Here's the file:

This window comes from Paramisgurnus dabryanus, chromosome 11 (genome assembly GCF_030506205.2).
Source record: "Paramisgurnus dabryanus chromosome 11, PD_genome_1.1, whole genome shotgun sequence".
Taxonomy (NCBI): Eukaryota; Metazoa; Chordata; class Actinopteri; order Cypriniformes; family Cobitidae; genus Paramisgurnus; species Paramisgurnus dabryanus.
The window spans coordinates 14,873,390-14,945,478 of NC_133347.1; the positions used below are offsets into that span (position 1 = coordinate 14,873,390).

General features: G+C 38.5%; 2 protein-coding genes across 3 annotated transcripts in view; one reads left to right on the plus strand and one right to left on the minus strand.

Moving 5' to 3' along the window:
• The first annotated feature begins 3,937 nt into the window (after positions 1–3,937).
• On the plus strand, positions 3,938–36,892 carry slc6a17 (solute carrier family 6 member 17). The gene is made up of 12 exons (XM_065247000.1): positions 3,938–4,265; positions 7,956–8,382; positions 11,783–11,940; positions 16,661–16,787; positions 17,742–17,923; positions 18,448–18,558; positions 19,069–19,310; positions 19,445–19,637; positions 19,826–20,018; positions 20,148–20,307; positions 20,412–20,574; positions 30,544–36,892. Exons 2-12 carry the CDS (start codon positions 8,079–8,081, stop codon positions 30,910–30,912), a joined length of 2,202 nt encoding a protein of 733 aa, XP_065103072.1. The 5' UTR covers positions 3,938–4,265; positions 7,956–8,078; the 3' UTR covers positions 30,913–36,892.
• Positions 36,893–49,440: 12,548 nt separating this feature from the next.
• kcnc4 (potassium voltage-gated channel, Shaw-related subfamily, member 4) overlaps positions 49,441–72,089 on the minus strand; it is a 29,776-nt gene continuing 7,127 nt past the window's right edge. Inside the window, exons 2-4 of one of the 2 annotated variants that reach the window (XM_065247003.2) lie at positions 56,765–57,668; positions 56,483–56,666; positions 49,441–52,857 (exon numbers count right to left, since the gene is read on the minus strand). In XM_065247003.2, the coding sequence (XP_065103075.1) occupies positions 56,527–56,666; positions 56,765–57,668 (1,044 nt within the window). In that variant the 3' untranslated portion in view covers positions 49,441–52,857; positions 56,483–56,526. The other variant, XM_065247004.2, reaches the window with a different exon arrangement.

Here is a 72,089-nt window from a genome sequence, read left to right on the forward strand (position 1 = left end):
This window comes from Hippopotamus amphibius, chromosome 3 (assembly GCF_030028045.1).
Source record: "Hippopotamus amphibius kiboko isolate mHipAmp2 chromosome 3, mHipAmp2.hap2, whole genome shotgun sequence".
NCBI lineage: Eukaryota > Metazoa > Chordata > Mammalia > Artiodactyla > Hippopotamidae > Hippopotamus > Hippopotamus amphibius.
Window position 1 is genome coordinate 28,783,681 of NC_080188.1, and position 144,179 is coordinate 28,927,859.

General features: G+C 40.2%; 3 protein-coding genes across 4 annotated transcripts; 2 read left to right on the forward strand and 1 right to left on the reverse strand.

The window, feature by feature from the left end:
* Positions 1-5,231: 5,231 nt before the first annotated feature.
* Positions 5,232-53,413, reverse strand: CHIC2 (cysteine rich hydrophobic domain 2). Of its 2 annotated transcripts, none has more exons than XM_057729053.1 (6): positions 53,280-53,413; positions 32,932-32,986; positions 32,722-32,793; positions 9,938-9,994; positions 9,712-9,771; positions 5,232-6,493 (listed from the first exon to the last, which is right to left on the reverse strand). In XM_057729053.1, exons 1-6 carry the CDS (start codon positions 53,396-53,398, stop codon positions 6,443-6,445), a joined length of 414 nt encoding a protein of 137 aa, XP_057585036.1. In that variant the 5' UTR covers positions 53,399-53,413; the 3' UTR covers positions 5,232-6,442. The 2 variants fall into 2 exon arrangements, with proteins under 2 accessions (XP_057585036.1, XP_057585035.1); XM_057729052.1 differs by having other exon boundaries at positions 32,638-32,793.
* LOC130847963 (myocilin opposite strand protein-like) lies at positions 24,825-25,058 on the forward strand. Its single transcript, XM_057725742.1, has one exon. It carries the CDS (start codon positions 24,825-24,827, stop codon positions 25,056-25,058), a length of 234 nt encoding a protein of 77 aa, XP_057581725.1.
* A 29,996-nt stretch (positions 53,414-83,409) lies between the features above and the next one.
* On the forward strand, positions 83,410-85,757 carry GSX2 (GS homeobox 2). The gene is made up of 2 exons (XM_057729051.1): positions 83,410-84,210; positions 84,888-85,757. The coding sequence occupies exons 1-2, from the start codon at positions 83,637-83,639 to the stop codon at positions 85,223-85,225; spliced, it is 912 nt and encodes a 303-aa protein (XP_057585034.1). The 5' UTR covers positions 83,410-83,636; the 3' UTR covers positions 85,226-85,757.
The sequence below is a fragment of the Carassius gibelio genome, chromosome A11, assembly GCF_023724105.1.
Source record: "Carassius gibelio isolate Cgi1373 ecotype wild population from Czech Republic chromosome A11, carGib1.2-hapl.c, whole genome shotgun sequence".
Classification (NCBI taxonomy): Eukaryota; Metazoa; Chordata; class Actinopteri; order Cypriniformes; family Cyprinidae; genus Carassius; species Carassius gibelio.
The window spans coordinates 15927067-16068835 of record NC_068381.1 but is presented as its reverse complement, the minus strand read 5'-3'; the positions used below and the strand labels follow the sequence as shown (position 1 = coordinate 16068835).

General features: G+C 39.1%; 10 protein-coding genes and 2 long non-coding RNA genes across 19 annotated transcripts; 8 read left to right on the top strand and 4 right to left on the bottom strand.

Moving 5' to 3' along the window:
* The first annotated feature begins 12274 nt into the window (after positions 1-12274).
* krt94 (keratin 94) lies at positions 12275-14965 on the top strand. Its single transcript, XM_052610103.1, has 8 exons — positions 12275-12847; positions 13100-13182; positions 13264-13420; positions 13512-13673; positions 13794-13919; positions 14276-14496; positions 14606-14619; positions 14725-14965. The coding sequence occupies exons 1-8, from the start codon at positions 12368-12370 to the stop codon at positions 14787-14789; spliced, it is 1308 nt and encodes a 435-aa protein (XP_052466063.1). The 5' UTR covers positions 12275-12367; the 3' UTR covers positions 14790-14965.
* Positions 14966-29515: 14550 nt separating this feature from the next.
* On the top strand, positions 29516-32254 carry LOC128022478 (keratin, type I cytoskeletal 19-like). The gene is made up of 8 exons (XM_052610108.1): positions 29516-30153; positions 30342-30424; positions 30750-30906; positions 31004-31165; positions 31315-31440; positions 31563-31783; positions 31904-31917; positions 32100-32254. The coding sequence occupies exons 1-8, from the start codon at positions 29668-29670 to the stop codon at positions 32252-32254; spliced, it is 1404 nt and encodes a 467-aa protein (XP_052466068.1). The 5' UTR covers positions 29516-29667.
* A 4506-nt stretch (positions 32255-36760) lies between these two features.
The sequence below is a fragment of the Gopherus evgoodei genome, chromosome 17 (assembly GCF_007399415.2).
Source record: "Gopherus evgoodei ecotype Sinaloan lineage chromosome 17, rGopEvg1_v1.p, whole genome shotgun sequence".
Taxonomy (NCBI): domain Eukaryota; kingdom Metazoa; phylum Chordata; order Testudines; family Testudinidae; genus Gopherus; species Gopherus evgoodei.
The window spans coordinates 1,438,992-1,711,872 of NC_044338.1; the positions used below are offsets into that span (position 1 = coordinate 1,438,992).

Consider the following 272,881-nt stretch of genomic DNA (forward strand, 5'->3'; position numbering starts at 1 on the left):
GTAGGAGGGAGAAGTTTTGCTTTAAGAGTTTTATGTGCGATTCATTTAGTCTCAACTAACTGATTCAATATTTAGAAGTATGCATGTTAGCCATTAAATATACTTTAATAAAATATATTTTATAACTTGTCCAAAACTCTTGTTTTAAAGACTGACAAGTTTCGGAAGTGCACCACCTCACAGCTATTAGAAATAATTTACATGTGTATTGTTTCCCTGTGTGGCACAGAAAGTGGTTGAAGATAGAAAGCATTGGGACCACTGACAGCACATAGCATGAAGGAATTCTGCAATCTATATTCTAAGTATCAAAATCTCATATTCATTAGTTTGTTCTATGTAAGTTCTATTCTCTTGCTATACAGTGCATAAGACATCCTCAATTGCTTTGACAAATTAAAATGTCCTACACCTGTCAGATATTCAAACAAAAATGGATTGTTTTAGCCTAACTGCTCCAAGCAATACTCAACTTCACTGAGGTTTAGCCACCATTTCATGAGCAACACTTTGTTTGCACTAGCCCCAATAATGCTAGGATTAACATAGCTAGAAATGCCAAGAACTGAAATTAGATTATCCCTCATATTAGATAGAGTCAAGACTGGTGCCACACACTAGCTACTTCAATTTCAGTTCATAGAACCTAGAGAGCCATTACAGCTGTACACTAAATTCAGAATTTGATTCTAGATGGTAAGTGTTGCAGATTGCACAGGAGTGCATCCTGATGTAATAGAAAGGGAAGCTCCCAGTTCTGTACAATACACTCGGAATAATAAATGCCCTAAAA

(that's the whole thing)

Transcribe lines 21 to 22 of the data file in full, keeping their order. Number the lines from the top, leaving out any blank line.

* A 29,996-nt stretch (positions 53,414-83,409) lies between the features above and the next one.
* On the forward strand, positions 83,410-85,757 carry GSX2 (GS homeobox 2). The gene is made up of 2 exons (XM_057729051.1): positions 83,410-84,210; positions 84,888-85,757. The coding sequence occupies exons 1-2, from the start codon at positions 83,637-83,639 to the stop codon at positions 85,223-85,225; spliced, it is 912 nt and encodes a 303-aa protein (XP_057585034.1). The 5' UTR covers positions 83,410-83,636; the 3' UTR covers positions 85,226-85,757.